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27 September 2010
Japanese quilting

Wonderful quilting above from the brilliant Japanese needleworker Reiko Washizawa. It is to announce that Tamagawa Press in Japan wants to issue THE MYSTERY OF LEWIS CARROLL in a Japanese translation. I'll be clearing permissions for this - and that's a subject I wish I had known more about when I began to write this biography,as I could have saved some money.

The Society of Authors does a free guide to permissions, and Brian Osborne's WRITING BIOGRAPHY AND AUTOBIOGRAPHY devotes several pages to the subject. My advice to any first-time non fiction author is to read it up before you have to deal with it. It is bound to be worthwhile.





03 September 2010
Well, not exactly meeting him - but he signed my book. I was one of 300 -odd people who went to Waterstones, Piccadilly, for a special launch of Terry Pratchett's new book, I WILL WEAR MIDNIGHT. The signing began, of course, at midnight, but we were queueing by 10.45. A bit like queueing to see a band.

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Once inside, we were presented with a copy of the book, in which was a little limited edition print, and a nice little cotton bag which also contained a pen and badge.

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The fans were lovely. After attending so many Lewis Carroll meetings I felt at home in the discussions about various obscure points of his books - except that I couldn't join in, since most of the books tend to run together for me, much as I love them. One woman said, "Terry Pratchett's always been part of my life. To me, meeting him is like meeting God"

The shop was rammed, and because of the crowds, they rigged up several screens to show the interview with Tony Robinson which preceded the signing. This created a slightly odd impression, a little as Alice might have perceived the Cheshire Cat, floating above rows of books.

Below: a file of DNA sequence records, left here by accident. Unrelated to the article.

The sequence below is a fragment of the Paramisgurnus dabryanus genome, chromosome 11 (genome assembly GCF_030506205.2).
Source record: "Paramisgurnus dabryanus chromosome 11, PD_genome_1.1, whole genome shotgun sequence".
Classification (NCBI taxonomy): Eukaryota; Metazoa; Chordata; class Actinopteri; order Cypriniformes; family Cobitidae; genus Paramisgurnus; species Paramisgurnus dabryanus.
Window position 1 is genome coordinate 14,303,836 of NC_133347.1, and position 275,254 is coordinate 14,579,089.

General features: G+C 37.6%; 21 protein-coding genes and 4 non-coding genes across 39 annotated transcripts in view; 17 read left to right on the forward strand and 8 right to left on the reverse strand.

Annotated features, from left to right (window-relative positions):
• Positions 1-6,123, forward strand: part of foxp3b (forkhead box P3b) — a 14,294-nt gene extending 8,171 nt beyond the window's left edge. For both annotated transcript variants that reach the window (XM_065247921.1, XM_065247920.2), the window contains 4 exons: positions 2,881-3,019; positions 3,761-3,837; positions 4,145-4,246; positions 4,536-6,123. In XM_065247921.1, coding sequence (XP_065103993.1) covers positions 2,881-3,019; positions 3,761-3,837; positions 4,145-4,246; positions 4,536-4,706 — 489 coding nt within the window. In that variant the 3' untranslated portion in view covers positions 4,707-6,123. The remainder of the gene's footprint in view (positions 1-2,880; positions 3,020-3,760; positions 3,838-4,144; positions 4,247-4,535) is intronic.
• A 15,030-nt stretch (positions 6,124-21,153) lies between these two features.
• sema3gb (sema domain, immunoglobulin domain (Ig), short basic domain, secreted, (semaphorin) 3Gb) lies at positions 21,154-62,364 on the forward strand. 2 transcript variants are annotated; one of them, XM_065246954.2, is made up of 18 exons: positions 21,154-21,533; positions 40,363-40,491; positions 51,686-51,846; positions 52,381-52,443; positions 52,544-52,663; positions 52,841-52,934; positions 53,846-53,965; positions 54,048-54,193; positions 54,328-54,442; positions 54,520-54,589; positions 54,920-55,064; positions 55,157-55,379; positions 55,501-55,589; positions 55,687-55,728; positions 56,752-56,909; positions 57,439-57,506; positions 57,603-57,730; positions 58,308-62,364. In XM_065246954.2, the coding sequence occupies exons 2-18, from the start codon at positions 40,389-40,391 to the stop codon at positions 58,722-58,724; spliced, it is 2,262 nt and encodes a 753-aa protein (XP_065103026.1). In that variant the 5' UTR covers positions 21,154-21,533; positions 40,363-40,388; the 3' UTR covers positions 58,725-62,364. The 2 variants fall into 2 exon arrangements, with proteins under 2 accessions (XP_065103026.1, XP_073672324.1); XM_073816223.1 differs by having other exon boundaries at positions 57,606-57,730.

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Some fans took pictures of the screens.

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I took pictures of the fans (not very good ones). One looked eerily like Terry.

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Finally, at midnight, Terry reappeared in a tartan nightgown and nightcap and began signing. I don't have very good pics of that because by then it became rather hard to take photos.
Terry was such an interesting speaker. I wished I could spend a few hours chatting with him, hearing his ideas about life.

I'll write in more detail later about some of the things he said, but suffice to say that I personally saw no sign of the Alzheimers from which he suffers, although a couple of people said they thought he arrived in a wheelchair. He was walking around on the podium, though. He did say, too, that now he has to speak to his computer instead of being able to write the stories down. Since the latest story includes the wild MacFeegles, he says that the computer now understands Glaswegian, and can even recognise the expression "Oh, crivens!"

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